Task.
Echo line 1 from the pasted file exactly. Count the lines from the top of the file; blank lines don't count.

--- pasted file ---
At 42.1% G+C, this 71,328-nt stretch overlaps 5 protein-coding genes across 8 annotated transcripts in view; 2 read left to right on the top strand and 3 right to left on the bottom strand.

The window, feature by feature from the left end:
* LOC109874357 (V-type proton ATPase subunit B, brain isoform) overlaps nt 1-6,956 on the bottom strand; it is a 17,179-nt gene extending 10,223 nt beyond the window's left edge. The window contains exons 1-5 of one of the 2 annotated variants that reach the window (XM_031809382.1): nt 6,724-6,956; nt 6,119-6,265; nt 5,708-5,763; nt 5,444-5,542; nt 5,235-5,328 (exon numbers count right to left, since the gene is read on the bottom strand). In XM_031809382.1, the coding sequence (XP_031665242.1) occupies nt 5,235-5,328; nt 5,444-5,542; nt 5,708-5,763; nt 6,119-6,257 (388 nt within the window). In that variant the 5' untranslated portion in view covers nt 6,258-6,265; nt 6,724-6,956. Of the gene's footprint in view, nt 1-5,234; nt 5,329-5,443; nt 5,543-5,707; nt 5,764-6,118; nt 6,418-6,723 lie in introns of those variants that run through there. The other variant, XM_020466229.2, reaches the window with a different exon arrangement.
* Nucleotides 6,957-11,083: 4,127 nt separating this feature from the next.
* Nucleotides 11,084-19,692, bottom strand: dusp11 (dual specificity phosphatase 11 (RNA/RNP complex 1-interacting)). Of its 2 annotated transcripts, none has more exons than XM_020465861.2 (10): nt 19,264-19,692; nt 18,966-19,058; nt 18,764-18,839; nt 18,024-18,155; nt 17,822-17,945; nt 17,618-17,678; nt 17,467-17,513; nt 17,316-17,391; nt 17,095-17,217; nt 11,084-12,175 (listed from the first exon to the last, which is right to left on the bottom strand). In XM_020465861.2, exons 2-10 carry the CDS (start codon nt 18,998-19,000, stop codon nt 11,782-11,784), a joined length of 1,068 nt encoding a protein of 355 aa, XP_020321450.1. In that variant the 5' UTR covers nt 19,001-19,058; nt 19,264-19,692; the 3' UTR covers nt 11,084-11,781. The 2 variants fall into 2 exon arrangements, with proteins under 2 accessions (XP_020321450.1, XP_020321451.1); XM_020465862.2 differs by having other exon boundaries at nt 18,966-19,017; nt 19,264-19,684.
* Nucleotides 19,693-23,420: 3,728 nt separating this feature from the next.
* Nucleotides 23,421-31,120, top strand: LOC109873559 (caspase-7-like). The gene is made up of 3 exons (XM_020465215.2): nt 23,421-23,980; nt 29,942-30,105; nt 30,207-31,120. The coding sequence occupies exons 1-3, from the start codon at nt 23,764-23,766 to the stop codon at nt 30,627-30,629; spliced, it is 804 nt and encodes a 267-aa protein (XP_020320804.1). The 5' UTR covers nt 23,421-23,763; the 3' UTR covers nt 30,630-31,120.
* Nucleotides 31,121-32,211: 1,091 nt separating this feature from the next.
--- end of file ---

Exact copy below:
At 42.1% G+C, this 71,328-nt stretch overlaps 5 protein-coding genes across 8 annotated transcripts in view; 2 read left to right on the top strand and 3 right to left on the bottom strand.